On day five, we were back in camp midday below the 40-acre patch of aspens and were talking to a group of elk hunters we had met from Iowa that was on their way out empty-handed and seeing nothing but other hunters and a bear eight miles in from the road. Apparently, they were okay with my looks since they actually came and sat in the shade of our camp with us before heading home. When they drove off after we had walked them to their truck, Bill handed me his water and said, “Hold this.” I was thinking he had to adjust his undies or something else of equal importance that requires two hands. At this point forward, I will refer to him as Sneaky Bill.
Sneaky Bill went into the tent and came out in his hunter orange and had a cap for his .62 in his hand. I looked up in the aspens and 20 yards inside the tree line was a nice 4x4 feeding and walking, maybe 60 yards from camp. Sneaky Bill got his .62 capped, and after a little help from me picking the buck out in the thick growth, Bill did a short stalk and dropped him. Sneaky Bill had everything on he needed except his glasses, Hence my location help. After high fives and a short drag, Sneaky Bill was going to be busy getting this guy in the cooler. I must say I was flabbergasted that Sneaky Bill didn’t let the guy who organized the hunt have the first shot. Did I mention that Bill is older than me and it’s verified that you get sneakier with age?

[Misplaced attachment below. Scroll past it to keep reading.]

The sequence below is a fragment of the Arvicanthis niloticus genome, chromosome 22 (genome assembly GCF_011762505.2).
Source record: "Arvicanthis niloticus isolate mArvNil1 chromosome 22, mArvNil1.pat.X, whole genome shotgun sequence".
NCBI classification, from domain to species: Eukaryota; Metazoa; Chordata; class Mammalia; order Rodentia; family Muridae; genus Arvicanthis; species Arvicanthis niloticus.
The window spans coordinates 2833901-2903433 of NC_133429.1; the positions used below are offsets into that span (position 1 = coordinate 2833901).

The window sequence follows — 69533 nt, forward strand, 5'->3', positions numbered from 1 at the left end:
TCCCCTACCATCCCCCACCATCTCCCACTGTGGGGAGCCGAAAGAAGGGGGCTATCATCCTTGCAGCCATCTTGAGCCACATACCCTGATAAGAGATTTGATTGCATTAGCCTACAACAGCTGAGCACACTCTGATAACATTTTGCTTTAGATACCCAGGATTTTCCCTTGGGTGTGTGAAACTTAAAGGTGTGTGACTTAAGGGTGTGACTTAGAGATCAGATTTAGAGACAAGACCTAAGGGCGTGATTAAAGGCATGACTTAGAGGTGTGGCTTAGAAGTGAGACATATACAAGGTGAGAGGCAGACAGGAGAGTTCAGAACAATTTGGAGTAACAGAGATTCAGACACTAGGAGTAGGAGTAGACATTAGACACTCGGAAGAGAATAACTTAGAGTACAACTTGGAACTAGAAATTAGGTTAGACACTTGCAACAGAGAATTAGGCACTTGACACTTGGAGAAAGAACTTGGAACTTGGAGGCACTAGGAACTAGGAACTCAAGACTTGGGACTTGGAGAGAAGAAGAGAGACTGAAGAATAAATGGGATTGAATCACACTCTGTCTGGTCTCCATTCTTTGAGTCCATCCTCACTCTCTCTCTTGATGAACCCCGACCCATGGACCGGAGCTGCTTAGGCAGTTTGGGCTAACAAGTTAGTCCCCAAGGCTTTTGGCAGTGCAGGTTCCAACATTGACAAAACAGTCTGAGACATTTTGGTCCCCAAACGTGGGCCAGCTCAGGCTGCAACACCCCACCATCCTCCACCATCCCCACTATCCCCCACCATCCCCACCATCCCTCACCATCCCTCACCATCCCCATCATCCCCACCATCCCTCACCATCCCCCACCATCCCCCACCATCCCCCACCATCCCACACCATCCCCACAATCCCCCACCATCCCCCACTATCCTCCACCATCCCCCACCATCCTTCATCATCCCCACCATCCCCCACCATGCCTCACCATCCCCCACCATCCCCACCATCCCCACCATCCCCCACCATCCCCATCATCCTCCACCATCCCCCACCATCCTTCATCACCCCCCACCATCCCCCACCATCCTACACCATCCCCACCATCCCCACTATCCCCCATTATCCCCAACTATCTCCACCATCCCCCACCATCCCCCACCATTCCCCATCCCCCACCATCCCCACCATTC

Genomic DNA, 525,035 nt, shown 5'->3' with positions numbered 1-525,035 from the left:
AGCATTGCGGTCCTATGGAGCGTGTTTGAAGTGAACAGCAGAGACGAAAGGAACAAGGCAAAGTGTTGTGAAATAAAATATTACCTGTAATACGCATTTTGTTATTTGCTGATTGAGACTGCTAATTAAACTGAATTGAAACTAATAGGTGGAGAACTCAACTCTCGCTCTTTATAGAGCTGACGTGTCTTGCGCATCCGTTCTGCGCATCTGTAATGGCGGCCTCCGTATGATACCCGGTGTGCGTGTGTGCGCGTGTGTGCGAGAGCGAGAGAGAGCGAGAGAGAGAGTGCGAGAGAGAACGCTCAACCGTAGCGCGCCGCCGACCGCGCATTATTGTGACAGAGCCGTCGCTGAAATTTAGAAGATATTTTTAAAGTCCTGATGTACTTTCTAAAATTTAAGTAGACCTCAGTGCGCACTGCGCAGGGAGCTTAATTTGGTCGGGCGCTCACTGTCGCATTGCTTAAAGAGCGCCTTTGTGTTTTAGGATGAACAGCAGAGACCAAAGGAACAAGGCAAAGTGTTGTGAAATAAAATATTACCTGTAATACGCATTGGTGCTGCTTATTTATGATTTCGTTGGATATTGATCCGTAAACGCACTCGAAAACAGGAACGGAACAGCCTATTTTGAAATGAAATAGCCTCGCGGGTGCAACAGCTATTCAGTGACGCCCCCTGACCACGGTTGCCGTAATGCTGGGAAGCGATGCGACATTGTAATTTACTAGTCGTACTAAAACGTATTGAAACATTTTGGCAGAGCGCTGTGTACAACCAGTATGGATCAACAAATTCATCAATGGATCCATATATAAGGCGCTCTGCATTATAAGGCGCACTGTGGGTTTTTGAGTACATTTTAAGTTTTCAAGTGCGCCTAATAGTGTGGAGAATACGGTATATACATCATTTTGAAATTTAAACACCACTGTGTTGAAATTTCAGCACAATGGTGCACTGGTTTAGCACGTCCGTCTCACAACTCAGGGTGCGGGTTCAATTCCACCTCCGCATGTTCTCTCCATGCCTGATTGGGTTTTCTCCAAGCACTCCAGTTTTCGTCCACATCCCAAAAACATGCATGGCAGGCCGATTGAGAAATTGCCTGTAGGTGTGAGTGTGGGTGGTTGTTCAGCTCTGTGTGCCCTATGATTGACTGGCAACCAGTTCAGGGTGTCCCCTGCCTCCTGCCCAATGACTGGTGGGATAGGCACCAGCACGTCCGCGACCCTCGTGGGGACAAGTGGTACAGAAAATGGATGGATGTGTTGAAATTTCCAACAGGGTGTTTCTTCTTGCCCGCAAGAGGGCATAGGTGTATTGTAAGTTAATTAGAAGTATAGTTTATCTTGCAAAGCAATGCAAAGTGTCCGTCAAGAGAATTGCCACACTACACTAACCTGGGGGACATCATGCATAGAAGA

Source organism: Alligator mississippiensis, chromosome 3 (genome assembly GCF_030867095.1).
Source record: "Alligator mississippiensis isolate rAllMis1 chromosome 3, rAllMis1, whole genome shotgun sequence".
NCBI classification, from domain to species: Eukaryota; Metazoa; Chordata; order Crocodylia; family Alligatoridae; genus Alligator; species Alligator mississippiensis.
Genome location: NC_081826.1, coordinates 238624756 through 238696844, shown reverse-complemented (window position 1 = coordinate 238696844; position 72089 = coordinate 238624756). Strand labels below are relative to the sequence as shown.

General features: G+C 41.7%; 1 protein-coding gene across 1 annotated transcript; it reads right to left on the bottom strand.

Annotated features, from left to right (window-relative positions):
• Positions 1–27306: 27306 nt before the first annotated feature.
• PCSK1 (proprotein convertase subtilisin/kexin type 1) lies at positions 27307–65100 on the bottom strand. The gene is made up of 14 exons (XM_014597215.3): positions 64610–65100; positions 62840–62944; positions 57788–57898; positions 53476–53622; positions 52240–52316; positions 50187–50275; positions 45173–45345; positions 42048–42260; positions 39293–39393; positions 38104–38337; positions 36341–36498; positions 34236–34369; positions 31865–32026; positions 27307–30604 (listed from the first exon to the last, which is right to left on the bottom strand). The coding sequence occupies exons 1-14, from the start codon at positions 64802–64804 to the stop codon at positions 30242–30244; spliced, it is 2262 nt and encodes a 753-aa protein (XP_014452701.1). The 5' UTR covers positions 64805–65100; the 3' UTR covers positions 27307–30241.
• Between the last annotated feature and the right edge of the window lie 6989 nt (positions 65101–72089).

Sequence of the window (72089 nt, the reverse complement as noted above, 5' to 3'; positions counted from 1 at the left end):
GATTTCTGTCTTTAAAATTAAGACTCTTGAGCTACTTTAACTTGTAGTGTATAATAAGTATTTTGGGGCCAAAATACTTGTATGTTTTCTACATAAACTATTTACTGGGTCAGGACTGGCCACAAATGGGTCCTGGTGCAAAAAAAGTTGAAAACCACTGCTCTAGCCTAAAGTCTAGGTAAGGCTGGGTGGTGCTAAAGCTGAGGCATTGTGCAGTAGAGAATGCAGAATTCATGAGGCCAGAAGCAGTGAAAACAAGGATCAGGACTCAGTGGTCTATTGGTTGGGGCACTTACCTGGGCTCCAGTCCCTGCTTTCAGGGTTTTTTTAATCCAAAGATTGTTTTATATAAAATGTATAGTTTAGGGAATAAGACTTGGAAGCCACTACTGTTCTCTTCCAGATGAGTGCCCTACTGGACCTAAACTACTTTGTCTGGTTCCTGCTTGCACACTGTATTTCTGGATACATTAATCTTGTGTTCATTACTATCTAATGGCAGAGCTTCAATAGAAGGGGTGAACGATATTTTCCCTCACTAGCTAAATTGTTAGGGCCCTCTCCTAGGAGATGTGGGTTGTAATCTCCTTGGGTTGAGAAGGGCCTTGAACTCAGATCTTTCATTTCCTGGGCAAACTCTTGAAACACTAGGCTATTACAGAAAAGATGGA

I grabbed my T/C and headed for the other side of the camp quakies. At this point, Sneaky Bill could break down his own dang deer! Only 100 yards from camp on the other side of this patch was a 100-yard wide clearing with a funnel and a bowl. The wind was in my favor as I stood in the shade behind a thick aspen tree on the edge. Just before sunset, I saw a nice buck, and as I tried to get on him, he disappeared in the growth. Side note here, I have cataracts, which allowed me to get a permit to use a scope on my T/C. While I was glassing with my Maven B2s, looking for that buck, I looked to my left and a 3x4 was grazing in the shady bowl just outside of the tree line. It was time to get the deal done, and in an instant, I knew I would be more than happy with this buck. Using the tree as a rest, I knocked him over at 100 yards, only 200 yards from camp, and only three hours after Sneaky Bill filled his tag.
I have done my share of packing meat and backpacks in spike camps for elk, so it was especially sweet not having to pack either deer. Neither of them were monsters, but both were quality bucks and we had a blast that was worth waiting for. The best advice from Joe was, “You don’t have to go very far from the road to kill a nice buck. The first three days, I was walking past all of the deer.” Yep, he couldn’t have been more accurate and we never would have spoken and had such a memorable experience if it wasn’t for Huntin’ Fool’s advice and members! When hunters tell me they aren’t building points but plan on it, my advice is always to start now and join Huntin’ Fool.
PS: He is no longer Sneaky Bill. I just call him Bill, one of the best and most talented people I know. This was our second trip together, and Bill is a pleasure to be with, even if he won’t get hearing aids.